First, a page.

In the premiere when they’re fighting each other in York, Ivar and Heahmund first recognize the intensity, the fearlessness, and the extreme essentialism in one another, Hirst said. Ivar recognizes what Heahmund is about, “that he’s like him, that he won’t give in, that he’s extreme, that he’s so passionate. So the part that they recognize different gods and they speak for different gods is less important than their personal attributes and beliefs,” the showrunner revealed.
When asked how audiences are expected to sympathize with Ivar, Andersen said, “Is that even possible? That’s a big struggle with Ivar and [it] has always been … He is an antihero — with an emphasis on anti— and that’s a great thing about it, because I love to challenge the audience. There’s nothing more interesting I find [than] to make the audience guess all the time and sit down and actually think, ‘Do we like this dude or do we root for him?’ That’s the whole point of the art: to make people actually think and not to sit down and be relaxed.
“On the outside he’s a controlled maniac, but on the inside he’s a poor boy,” Andersen continued. “So for me, I’ve never had trouble having sympathy for him, and I think that if I ever lose that, the audience will as well — and the opposite way: [If] I will always have sympathy for him, I think the audience will as well.”
Given the way Ivar and Lagertha’s relationship has developed and the creative team and cast’s teases for what’s to come, the possibility that he will kill her is certainly on the table. After Lagertha killed Aslaug, prophesy revealed that the reigning Queen of Kattegat was to die by the hand of one of Ragnar’s sons. Given Ivar’s short fuse and the fact that he is Aslaug’s doted-on son and that we know he is squares off against allies Lagertha and Ubbe in season 5, the likelihood seems high.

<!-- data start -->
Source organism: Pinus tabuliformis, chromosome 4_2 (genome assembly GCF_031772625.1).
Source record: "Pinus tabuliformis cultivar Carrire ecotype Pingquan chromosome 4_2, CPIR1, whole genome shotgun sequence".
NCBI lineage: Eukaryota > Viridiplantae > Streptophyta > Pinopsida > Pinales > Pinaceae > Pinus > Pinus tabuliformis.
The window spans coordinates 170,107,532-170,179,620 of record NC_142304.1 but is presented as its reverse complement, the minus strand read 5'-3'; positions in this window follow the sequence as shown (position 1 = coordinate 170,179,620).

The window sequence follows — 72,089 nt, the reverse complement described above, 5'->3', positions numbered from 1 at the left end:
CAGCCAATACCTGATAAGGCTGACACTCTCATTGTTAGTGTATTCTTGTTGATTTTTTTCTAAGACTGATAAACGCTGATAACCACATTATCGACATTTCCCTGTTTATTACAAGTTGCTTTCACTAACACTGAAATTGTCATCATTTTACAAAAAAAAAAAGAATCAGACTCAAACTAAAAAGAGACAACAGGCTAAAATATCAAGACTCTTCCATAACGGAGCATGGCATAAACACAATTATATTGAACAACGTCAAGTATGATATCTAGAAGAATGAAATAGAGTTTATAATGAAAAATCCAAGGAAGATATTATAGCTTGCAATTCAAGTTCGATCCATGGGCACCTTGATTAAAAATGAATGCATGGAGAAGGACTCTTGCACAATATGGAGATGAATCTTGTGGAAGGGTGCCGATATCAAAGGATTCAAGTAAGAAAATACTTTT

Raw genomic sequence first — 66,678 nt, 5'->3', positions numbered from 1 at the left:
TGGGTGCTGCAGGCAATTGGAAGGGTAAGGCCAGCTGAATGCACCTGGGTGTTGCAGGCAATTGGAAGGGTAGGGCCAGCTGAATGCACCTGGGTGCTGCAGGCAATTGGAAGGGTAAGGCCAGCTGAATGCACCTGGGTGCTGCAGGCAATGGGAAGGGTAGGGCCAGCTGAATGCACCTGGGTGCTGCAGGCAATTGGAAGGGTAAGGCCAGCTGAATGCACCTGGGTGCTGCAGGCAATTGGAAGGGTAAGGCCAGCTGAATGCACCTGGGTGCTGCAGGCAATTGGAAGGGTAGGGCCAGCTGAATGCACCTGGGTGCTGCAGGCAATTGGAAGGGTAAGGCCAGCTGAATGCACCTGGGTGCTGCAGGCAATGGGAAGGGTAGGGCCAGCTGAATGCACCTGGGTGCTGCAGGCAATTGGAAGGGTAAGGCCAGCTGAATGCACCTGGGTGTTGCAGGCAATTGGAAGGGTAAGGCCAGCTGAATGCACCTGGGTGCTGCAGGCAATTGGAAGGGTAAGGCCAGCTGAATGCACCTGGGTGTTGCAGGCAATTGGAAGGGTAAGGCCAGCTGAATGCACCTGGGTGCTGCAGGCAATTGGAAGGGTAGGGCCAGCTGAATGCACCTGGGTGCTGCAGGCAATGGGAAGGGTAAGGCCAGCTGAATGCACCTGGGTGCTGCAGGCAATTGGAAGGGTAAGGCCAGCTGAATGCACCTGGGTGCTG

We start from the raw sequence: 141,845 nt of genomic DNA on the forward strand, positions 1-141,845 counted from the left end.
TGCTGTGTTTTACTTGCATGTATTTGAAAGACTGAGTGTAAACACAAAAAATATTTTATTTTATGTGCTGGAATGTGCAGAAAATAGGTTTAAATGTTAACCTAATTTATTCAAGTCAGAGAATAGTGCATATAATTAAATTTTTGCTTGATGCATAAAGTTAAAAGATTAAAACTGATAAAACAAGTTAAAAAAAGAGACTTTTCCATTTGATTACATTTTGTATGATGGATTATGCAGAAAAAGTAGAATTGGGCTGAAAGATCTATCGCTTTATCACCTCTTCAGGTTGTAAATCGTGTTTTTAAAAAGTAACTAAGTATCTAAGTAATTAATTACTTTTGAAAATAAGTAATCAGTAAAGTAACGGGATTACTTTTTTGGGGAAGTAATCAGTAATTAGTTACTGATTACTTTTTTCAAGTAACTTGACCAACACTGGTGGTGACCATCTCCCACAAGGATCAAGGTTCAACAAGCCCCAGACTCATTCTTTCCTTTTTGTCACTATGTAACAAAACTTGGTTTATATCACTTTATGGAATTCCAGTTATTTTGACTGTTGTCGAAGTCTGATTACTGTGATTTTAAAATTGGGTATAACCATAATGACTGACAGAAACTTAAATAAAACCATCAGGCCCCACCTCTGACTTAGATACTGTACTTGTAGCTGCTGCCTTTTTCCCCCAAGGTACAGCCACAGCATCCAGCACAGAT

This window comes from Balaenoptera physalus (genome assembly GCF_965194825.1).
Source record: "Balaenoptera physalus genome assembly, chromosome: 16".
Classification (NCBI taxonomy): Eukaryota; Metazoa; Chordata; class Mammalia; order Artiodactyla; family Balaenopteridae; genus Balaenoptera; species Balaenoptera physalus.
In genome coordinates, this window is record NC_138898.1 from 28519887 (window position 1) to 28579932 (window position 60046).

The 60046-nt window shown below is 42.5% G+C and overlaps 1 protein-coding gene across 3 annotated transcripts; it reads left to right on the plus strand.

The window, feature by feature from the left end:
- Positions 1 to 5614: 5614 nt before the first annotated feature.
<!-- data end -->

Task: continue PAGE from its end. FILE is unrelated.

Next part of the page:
“It’s great to see those two characters clash together and see this wild and crazy guy who’s so determined and probably only thinks about himself against this powerful woman who’s all about the people,” Andersen said. “It’s great to see those two characters clash. Yes there’s going to be a massive power struggle. But this whole civil war, as you can see it’s going to be very, very intense and it is Vikings fighting Vikings.”
It also helps that, as Andersen pointed out, Lagertha and Ivar are in a way complete foils for one another. While Ivar and Heahmund see eye-to-eye because of their barbaric furor and single-mindedness, Ivar and Lagertha clash because of their opposing ideologies in ruling and more.
“For a woman in that society or any society, it’s more difficult to deal with the realities of power and politics, and she just keeps dealing with it. She kind of surprises me in how wonderfully and effectively she deals with these things,” Hirst said. “But what she wants to do, I think, is she wants to rule like an intelligent woman. She doesn’t want to rule like a man. You know, there are occasions when a man might just say, ‘Kill them all.’ She wants to be intelligent about the issues and sensitive about the issues. She makes mistakes, and those mistakes can make her look weak, but I don’t think she’s ever weak. I think she’s trying this different way of ruling … Lagertha represents what was best about Ragnar, and that is conflict with Ivar.”
(Photo by Arnaldur Halldorsson/History)
Season 4 saw Floki left utterly alone in the wake of Helga and Ragnar’s deaths, and this season, he sets sail on the ocean to surrender his life to the gods.
“He got fed up and totally disenchanted from the way that people behaved in the world he was living in,” Hirst said. “He’s decided that he doesn’t want to live in this world and he would submit himself to the gods — just get into an open boat and hopefully end up somewhere where he could begin again.”
That “somewhere” turns out to be what we know today as Iceland.